Implementing Gamification:

Mariam Bagersh
Published in
5 min readMar 14, 2020


Sociability: A case-study for Accessibility

Sociability is an app that helps users with varying needs to find accessible venues. The app asks users to input specific information about the accessibility of a venue that helps people explore their communities with peace of mind. This means that it relies heavily on user interaction to populate the app. To increase engagement, we wanted to test whether integrating a gamified reward system would incentivise the users. We had the following question:

Can we use gamification to engage people and incentivise more people to contribute information about the venues?

To start off we had to identify what parts of the app need elements of gamification. We chose to focus on two flows:

Forms: The input of the information
Rewards: Once they’ve been filled

The Plan

Based on our research we found that there would be a few key factors in deciding how we would approach this challenge.

  1. Identify the Users Goal
  2. Identify Users Motivation
  3. The Rules of the Game
  4. Rewards
  5. Storytelling

1. Identify the Users Goal

Before we started on the gamification we went through Phase-one of our project, where we wireframed and developed the rest of the app. This gave us a foundation of insight into the stake-holders goal as well as the user's goal.

Many of the users we had researched and tested with, already wanted to contribute to the app, as they were people with access needs or supported people with access needs. We created two user profiles based on existing users and thought about what their main incentives for engaging with the app are.

  1. To search and review locations for accessibility.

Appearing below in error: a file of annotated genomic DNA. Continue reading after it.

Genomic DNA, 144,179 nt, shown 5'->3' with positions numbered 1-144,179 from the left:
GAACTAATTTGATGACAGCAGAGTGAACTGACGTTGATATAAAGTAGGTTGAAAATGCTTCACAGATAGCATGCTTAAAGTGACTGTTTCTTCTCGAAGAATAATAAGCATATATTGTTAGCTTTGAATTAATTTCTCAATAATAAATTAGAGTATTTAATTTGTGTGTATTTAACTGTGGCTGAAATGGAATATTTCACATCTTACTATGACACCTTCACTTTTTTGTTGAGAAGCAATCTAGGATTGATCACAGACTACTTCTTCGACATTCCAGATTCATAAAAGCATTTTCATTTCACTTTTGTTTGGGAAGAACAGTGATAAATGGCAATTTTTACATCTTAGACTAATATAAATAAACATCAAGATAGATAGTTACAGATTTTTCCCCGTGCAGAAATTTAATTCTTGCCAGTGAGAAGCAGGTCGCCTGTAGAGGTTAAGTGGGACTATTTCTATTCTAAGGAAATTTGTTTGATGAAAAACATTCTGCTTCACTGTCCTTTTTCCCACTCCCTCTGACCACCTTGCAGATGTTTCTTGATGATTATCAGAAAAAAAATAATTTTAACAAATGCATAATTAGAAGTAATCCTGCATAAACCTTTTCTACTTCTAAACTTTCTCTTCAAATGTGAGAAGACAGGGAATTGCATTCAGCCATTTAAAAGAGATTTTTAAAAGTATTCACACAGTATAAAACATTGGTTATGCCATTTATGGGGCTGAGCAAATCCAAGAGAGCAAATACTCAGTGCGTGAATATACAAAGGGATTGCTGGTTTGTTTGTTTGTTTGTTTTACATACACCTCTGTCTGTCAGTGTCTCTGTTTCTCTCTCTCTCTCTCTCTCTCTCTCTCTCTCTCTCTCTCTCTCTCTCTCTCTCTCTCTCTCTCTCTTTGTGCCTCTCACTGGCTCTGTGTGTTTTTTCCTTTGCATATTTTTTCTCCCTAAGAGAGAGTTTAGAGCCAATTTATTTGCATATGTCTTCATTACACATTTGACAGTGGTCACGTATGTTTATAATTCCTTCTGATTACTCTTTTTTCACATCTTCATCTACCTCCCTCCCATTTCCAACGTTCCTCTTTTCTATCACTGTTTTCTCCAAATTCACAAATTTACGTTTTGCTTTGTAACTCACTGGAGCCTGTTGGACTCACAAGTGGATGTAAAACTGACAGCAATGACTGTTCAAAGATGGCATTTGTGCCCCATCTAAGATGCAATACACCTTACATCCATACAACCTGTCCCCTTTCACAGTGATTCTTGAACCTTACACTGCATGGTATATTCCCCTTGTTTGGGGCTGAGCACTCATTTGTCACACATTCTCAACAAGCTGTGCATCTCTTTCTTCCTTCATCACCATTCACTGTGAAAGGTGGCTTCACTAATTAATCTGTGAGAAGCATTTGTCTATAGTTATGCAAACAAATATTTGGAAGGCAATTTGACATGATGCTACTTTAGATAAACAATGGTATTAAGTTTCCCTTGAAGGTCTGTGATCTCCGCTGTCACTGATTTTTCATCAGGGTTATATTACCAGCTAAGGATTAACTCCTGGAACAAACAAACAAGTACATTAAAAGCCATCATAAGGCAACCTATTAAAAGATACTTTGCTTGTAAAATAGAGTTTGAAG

2. To help other people in the accessibility community.

2. Identify Users Motivation

To identify user motivation we looked into the Octalysis Framework for Gamification. Simplified, this framework provides a reference for the 8 core-drives that motivate people towards completing different activities. Based on our user research, we found that the core-drive motivating our users was most likely Epic meaning.

Epic meaning: “Epic Meaning and Calling is the need or the urge to be a part of something much bigger than just yourself. When this drive is activated, participants choose to be members of your system and will take action not because it necessarily benefits them directly, but because it turns them into the heroes of the company’s story.”

We drew on this for inspiration and to develop our narrative and content.

3. What are the rules of the game

Does the user understand how they are “playing your game”? When you play a game you need to understand the rules to be able to know the steps you have to take in order to be rewarded. So once you have established the users objective, you then lay out their steps to get there.

The Goal: Review a location either at home or on location by filling a form and taking pictures.

The user-flow:

Search for venue → Read reviews → Create a review → Reward (Get points)

Add friends → Create Group → Review venues together→ Reward (View your Ranking)

From here we created wireframes which gave us an overview of where we had to put signposts for the gamification to take place.

4. Rewards

After identifying the motivation and the rules you have to decide which rewards you will use and at which points you will incentivise your user. Many services place rewards strategically to help the user achieve their goal.

Fitbit: You’ve done 1000 steps today
Duolingo: Don’t forget your streak
Uber: $6 away from making $20

We chose the following reward incentives because we felt it fit in with user motivation and goals.

Leaderboards (Points)
Motivational pop-ups (Achievements)

5. Storytelling

Once you have the structure of the “game”, what sells it is the story. Through the copy and visual elements, we wanted to create a sense of a story from the onboarding to the rewards.

We wanted a strong visual narrative to guide the process. So to start with we created illustrated characters, that we could use to guide the journey. The characters were meant to feel clever, unobtrusive and friendly. We wanted them to be easily adapted to different forms so that the one character could represent different emotions or actions.

Once we developed the characters we knew that the copy for the achievements would be vital in engaging the users. People responded very well to the creative titles used for the rewards.



Mariam Bagersh

Life hacker, Researcher and Designer. An everything dabbler and nomad of all realms Design, Culture and Tech.